Consider now the Greek case. The regulators “in their wisdom” allowed banks to treat Greek government debt in the same manner as cash! That is, the Basel II rules allow national regulators to treat government debt as risk free! And this means banks do not have to hold any capital against it in to be in compliance with global rules.
This explains the demand for Greek debt. The banks say why hold cash when we can buy Greek debt and get a healthy return. You might wonder why the banks’ “risk officers” did not point out just how risky Greek debt was. But they were overruled. Senior bank officials saw the higher return they could get on the debt and purchased it. This is no different than what happened in 2008. I feel certain risk officers continually reminded senior bank officers just how risky the packages of mortgage-backed securities were. But they were ignored until the market for these securities vanished overnight. And the regulators – where were they?
The Bank Regulation Model Will Not Work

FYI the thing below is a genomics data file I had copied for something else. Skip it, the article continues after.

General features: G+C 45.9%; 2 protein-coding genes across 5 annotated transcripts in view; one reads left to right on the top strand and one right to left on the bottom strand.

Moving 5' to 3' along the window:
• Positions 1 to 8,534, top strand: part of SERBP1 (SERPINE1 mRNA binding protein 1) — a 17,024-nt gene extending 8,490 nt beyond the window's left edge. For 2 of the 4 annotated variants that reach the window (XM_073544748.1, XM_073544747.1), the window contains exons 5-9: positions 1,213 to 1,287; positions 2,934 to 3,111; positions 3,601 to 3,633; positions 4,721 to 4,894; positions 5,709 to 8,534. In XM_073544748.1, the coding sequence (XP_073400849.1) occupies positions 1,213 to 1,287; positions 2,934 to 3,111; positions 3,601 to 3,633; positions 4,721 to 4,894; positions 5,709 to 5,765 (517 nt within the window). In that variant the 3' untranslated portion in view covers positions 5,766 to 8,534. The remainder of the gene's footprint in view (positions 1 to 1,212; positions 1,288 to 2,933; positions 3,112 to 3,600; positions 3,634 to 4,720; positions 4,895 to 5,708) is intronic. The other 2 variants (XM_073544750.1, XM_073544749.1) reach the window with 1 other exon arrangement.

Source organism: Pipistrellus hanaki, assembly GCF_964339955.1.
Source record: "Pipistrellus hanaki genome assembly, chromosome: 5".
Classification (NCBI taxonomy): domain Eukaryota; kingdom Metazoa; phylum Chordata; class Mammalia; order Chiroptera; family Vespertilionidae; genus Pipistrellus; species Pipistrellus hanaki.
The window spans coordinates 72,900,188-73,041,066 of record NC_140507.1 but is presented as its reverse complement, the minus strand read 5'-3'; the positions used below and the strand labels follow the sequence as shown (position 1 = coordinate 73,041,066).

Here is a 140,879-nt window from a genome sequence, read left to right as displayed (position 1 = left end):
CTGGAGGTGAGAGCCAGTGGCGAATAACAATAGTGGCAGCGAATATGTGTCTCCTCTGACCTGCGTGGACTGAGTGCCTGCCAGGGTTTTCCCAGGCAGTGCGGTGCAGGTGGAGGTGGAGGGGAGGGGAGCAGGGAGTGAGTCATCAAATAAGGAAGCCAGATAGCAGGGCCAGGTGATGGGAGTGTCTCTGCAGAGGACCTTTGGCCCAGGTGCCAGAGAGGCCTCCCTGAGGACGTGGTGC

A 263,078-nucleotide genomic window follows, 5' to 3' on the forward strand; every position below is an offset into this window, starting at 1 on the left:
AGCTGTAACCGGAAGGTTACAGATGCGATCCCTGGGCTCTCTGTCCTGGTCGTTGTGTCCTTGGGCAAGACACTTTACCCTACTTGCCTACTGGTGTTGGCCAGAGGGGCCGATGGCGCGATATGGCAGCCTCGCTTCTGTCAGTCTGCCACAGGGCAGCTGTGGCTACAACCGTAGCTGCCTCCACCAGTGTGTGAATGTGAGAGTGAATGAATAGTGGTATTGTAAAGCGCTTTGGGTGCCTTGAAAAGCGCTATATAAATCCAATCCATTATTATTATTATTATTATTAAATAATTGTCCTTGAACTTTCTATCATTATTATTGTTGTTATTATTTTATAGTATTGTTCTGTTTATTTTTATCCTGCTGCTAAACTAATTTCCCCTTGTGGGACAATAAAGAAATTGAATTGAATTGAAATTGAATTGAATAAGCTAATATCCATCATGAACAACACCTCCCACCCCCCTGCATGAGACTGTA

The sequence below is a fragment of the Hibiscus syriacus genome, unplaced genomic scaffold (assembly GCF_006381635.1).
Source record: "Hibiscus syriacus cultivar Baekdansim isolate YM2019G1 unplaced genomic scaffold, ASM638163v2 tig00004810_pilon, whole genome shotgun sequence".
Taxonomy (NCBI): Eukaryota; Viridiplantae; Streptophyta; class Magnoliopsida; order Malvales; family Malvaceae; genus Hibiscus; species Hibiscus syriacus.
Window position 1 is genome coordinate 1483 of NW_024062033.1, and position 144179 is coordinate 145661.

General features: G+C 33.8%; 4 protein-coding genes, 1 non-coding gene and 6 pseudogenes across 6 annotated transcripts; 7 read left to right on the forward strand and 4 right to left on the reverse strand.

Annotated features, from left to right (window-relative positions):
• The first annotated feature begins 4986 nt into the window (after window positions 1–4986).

The above highlights the shortcomings of bank regulators. They are no better than you or me in judging risk. In an earlier piece, I suggested that the Bank for International Settlements (BIS) is the most dangerous institution in the world. Why? Because it is intended “to serve central banks in their pursuit of monetary and financial stability, to foster international cooperation in those areas and to act as a bank for central banks.” This all sounds quite reasonable and good. So why is BIS so dangerous? It is the most dangerous institution in the world because through its “Basel Accords”, people are led to believe banks’ “gambling” with depositors’ funds can be safely regulated. This is nonsense. Banks cannot be effectively regulated even with all three Basel accords up and running.
Under these accords, we had the bank collapse of 2008. Why? Because the regulators did not recognize just how dangerous real estate derivative packages had become. We then had the European bank bailout resulting from the regulators encouraging banks to buy Greek debt. And this saga is not over. Greece will shortly default again on its debt and the banks will have to be bailed out once again. Bank regulators will be horribly distressed by these charges, but their actions have made it clear they cannot judge risk.